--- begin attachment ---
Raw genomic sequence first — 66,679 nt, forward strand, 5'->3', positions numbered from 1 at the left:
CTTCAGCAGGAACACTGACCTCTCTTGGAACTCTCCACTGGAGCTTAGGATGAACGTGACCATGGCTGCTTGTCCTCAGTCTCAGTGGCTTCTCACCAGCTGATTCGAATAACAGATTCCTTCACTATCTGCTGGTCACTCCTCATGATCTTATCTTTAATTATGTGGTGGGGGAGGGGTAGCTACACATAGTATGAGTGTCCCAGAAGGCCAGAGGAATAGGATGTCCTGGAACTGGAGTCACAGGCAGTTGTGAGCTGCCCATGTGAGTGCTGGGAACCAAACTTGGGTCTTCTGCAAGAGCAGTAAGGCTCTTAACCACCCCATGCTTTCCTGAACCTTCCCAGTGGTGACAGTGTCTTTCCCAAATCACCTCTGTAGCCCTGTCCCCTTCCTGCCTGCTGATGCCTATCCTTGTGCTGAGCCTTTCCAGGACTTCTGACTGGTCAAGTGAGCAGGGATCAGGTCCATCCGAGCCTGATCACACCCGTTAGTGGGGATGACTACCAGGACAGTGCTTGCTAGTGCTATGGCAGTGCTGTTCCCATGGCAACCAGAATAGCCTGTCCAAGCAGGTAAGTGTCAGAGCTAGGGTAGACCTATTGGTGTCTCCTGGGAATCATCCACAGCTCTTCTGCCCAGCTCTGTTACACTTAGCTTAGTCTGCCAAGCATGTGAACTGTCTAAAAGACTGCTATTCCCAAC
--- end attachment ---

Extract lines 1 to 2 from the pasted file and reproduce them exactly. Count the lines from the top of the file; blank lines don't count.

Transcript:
Raw genomic sequence first — 66,679 nt, forward strand, 5'->3', positions numbered from 1 at the left:
CTTCAGCAGGAACACTGACCTCTCTTGGAACTCTCCACTGGAGCTTAGGATGAACGTGACCATGGCTGCTTGTCCTCAGTCTCAGTGGCTTCTCACCAGCTGATTCGAATAACAGATTCCTTCACTATCTGCTGGTCACTCCTCATGATCTTATCTTTAATTATGTGGTGGGGGAGGGGTAGCTACACATAGTATGAGTGTCCCAGAAGGCCAGAGGAATAGGATGTCCTGGAACTGGAGTCACAGGCAGTTGTGAGCTGCCCATGTGAGTGCTGGGAACCAAACTTGGGTCTTCTGCAAGAGCAGTAAGGCTCTTAACCACCCCATGCTTTCCTGAACCTTCCCAGTGGTGACAGTGTCTTTCCCAAATCACCTCTGTAGCCCTGTCCCCTTCCTGCCTGCTGATGCCTATCCTTGTGCTGAGCCTTTCCAGGACTTCTGACTGGTCAAGTGAGCAGGGATCAGGTCCATCCGAGCCTGATCACACCCGTTAGTGGGGATGACTACCAGGACAGTGCTTGCTAGTGCTATGGCAGTGCTGTTCCCATGGCAACCAGAATAGCCTGTCCAAGCAGGTAAGTGTCAGAGCTAGGGTAGACCTATTGGTGTCTCCTGGGAATCATCCACAGCTCTTCTGCCCAGCTCTGTTACACTTAGCTTAGTCTGCCAAGCATGTGAACTGTCTAAAAGACTGCTATTCCCAAC